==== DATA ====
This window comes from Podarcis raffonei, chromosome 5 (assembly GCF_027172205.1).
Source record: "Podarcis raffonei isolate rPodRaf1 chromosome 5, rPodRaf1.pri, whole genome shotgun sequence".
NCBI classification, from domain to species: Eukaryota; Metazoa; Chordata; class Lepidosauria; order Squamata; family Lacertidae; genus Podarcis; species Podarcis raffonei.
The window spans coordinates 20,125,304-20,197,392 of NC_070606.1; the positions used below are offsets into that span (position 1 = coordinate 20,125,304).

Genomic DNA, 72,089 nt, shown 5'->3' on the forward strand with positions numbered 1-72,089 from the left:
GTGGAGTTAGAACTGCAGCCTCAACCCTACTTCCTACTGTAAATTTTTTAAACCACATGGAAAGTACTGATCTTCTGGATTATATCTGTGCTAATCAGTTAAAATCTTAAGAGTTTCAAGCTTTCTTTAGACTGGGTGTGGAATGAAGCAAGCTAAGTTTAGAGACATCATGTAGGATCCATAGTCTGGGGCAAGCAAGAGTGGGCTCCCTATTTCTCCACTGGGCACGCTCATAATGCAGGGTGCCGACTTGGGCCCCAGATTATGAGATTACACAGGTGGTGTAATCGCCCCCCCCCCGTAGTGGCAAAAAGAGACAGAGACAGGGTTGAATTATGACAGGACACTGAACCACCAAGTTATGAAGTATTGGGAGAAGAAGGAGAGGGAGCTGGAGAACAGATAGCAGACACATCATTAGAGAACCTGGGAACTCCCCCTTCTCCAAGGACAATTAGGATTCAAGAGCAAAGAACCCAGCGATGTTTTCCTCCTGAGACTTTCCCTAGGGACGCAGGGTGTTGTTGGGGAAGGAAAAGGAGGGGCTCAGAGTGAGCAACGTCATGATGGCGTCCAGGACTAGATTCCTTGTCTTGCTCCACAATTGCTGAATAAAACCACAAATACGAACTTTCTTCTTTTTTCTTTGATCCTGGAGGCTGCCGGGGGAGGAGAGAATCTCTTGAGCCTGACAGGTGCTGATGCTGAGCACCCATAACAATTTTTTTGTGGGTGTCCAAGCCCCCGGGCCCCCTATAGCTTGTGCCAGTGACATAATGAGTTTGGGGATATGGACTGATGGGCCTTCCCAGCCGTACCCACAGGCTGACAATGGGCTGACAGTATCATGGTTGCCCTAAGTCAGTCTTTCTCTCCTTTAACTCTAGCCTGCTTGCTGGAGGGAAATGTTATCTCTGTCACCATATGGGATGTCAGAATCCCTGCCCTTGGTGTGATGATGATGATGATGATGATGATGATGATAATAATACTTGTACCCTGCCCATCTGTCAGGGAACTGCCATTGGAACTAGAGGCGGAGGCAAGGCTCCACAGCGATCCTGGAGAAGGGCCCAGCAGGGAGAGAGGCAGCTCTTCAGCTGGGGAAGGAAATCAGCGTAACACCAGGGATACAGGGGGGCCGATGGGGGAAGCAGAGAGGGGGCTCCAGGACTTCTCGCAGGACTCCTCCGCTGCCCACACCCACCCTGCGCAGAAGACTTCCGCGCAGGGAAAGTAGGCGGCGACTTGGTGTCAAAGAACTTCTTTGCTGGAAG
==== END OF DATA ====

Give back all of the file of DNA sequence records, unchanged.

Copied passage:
This window comes from Podarcis raffonei, chromosome 5 (assembly GCF_027172205.1).
Source record: "Podarcis raffonei isolate rPodRaf1 chromosome 5, rPodRaf1.pri, whole genome shotgun sequence".
NCBI classification, from domain to species: Eukaryota; Metazoa; Chordata; class Lepidosauria; order Squamata; family Lacertidae; genus Podarcis; species Podarcis raffonei.
The window spans coordinates 20,125,304-20,197,392 of NC_070606.1; the positions used below are offsets into that span (position 1 = coordinate 20,125,304).

Genomic DNA, 72,089 nt, shown 5'->3' on the forward strand with positions numbered 1-72,089 from the left:
GTGGAGTTAGAACTGCAGCCTCAACCCTACTTCCTACTGTAAATTTTTTAAACCACATGGAAAGTACTGATCTTCTGGATTATATCTGTGCTAATCAGTTAAAATCTTAAGAGTTTCAAGCTTTCTTTAGACTGGGTGTGGAATGAAGCAAGCTAAGTTTAGAGACATCATGTAGGATCCATAGTCTGGGGCAAGCAAGAGTGGGCTCCCTATTTCTCCACTGGGCACGCTCATAATGCAGGGTGCCGACTTGGGCCCCAGATTATGAGATTACACAGGTGGTGTAATCGCCCCCCCCCCGTAGTGGCAAAAAGAGACAGAGACAGGGTTGAATTATGACAGGACACTGAACCACCAAGTTATGAAGTATTGGGAGAAGAAGGAGAGGGAGCTGGAGAACAGATAGCAGACACATCATTAGAGAACCTGGGAACTCCCCCTTCTCCAAGGACAATTAGGATTCAAGAGCAAAGAACCCAGCGATGTTTTCCTCCTGAGACTTTCCCTAGGGACGCAGGGTGTTGTTGGGGAAGGAAAAGGAGGGGCTCAGAGTGAGCAACGTCATGATGGCGTCCAGGACTAGATTCCTTGTCTTGCTCCACAATTGCTGAATAAAACCACAAATACGAACTTTCTTCTTTTTTCTTTGATCCTGGAGGCTGCCGGGGGAGGAGAGAATCTCTTGAGCCTGACAGGTGCTGATGCTGAGCACCCATAACAATTTTTTTGTGGGTGTCCAAGCCCCCGGGCCCCCTATAGCTTGTGCCAGTGACATAATGAGTTTGGGGATATGGACTGATGGGCCTTCCCAGCCGTACCCACAGGCTGACAATGGGCTGACAGTATCATGGTTGCCCTAAGTCAGTCTTTCTCTCCTTTAACTCTAGCCTGCTTGCTGGAGGGAAATGTTATCTCTGTCACCATATGGGATGTCAGAATCCCTGCCCTTGGTGTGATGATGATGATGATGATGATGATGATGATAATAATACTTGTACCCTGCCCATCTGTCAGGGAACTGCCATTGGAACTAGAGGCGGAGGCAAGGCTCCACAGCGATCCTGGAGAAGGGCCCAGCAGGGAGAGAGGCAGCTCTTCAGCTGGGGAAGGAAATCAGCGTAACACCAGGGATACAGGGGGGCCGATGGGGGAAGCAGAGAGGGGGCTCCAGGACTTCTCGCAGGACTCCTCCGCTGCCCACACCCACCCTGCGCAGAAGACTTCCGCGCAGGGAAAGTAGGCGGCGACTTGGTGTCAAAGAACTTCTTTGCTGGAAG